The pandemic had far more severe consequences with regard to my second field site. The aquaponics project in Namibia was temporarily canceled because the investors themselves had to struggle for their existence. In any case, entry into Namibia was impossible given the situation. These circumstances made me even more aware of what privileges I have as a white, Central European researcher. Although I had already thought about my position as a researcher with regard to Namibia’s colonial past, the travel restrictions only made me more aware of how complex the reflections about fieldwork can and must be. Nevertheless, I think it is important to also consider the global aspects of local food production in Namibia.

In summary, my research has been greatly transformed in the face of the global pandemic crisis. I had to deal with adjustment of my approach – both on a practical research level and on a theoretical level. Some fields and issues have to be shifted, but others have emerged. For me, it simply shows that it is of enormous importance to remain flexible, especially when confronted with global crises.


The hydroponic of the aquaponics facility in Bremen. (Photo by the Watertuun).


More-than-human agencies

The onset of crisis only increases the urgency to think about more-than-human processes, as they do not only have a theoretical influence on the way society works but also hold a form of agency. The events of the Covid-19 crisis directly affect our research and living practices. Specifically, the current pandemic situation shows how non-human processes and politics are interwoven. Basically, my work aims to contribute to this entanglement. Dealing with food production as an example of bio-social interdependencies is different from being concerned with the functioning and consequences of viruses. While a simple translation would be presumptuous, there are parallels at least concerning the meaning of bio-social relations. In view of global crises, it can become very important to deal with food production and food security. The recognition of non-human activity plays can be observed in food production as well as in virus related politics. In this, two trajectories can be observed both in food production and in the handling of viruses. On the one hand, it is shown that bio-chemical processes influence policies. On the other hand, “natural” processes are affected by politics. My point here is that a constitutive process takes place that includes non-human agency.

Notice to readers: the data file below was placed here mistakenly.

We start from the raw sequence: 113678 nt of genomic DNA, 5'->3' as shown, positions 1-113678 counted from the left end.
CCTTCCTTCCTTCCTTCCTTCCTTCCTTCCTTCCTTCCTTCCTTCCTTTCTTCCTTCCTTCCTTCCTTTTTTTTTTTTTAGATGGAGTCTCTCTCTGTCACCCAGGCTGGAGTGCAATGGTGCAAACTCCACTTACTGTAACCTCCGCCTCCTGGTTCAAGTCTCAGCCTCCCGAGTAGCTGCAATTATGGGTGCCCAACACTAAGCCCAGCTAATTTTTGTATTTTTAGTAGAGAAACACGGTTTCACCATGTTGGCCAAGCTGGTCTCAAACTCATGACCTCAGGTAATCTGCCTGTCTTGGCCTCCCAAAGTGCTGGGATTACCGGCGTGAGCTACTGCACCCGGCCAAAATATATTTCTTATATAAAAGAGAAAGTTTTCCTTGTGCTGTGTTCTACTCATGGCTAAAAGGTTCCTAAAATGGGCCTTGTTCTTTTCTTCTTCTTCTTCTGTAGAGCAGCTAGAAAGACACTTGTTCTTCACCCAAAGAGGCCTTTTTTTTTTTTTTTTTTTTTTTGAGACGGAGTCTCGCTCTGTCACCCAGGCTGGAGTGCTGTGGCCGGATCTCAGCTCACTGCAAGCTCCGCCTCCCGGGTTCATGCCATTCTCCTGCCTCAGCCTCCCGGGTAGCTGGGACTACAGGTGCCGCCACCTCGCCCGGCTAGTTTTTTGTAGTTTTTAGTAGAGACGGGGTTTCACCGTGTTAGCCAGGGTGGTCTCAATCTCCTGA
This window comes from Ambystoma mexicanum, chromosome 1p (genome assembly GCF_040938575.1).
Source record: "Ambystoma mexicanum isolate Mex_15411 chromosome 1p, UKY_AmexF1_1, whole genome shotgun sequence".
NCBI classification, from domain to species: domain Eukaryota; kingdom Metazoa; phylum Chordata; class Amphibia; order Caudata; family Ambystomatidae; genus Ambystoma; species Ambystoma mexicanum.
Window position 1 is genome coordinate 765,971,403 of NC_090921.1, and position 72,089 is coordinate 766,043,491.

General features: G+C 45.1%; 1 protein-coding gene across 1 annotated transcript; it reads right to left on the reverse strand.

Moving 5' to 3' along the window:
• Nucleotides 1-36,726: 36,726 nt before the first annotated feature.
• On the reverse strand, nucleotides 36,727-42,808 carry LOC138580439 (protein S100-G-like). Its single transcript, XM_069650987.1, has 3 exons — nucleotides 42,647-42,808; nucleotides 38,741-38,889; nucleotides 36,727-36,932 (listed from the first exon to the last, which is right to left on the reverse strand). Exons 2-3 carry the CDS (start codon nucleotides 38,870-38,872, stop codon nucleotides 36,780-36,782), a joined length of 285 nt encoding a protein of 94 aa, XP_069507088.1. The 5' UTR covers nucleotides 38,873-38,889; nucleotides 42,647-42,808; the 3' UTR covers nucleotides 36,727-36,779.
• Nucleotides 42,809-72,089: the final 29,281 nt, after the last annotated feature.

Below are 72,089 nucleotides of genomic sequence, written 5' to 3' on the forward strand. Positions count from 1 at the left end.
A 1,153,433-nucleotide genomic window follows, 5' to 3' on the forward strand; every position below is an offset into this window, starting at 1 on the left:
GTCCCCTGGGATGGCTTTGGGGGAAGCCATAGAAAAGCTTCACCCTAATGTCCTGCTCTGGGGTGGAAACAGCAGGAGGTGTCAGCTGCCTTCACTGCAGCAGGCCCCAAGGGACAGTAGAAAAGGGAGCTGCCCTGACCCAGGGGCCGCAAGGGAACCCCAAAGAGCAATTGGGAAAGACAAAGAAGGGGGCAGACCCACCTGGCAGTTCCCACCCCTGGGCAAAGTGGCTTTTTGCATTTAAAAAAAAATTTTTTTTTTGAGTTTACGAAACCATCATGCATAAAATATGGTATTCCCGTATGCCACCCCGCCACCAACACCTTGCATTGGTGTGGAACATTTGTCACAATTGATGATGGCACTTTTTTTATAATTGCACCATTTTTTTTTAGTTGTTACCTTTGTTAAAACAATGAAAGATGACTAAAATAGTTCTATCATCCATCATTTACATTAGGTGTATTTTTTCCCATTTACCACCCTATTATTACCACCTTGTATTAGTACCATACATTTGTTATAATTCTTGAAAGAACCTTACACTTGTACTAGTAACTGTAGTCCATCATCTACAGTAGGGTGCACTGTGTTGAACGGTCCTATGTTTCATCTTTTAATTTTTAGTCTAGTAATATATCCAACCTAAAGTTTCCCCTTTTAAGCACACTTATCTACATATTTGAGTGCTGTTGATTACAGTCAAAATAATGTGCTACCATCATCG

No business as usual

Due to the current global pandemic, there are dramatic effects on life processes and world events, which would probably not have occurred in any other form. For ethnological researchers, obstacles appear which they faced less before the. However, this rupture is also an opportunity to reflect on the extent to which methods, methodologies, and theories need to be rethought, configured, and modified. Perhaps, we urgently need as Anna Tsing recently claimed new modes of “noticing” (2015: 21). Ethnographic research has the ability to adapt to difficult situations, it is in itself constantly changing, at least in my understanding of this kind of discipline.

We have to admit that there is no “business as usual” and the pandemic (among other crises) shows us in all clarity that it is not about bringing uncertainties under control, but rather about learning to “stay with the trouble” and to find ways to describe and analyze it (Haraway 2016).

Written on 04 October 2020 revised on 9 October 2020


Jan Bartsch has been a doctoral candidate of the Rosa Luxemburg Foundation in the field of political ecology since 2020. He is doing his doctorate at the Philipps-University Marburg. Prior to this, he studied cultural and social anthropology in Marburg and political science in Bremen. His research is situated at the interface between science and technology studies, new materialism and political sociology. He is currently working on the interactions between ecological sustainability and economic production modes. Contact: jan.g.bartsch[at]gmail.com


Haraway, Donna. J. 2016. Staying with the Trouble. Making Kin in the Chthulucene. Durham and London: Duke University Press

Lems, Annika. 2020. The (Im)possibility of Ethnographic Research during Corona. https://www.eth.mpg.de/5478478/news-2020-06-11-01. Last access: 30.09.2020

Tsing, Anna. L. 2015. The Mushroom at the End of the World. On the Possibility of Life in Capitalist Ruins. Princeton and Oxford: Princeton University Press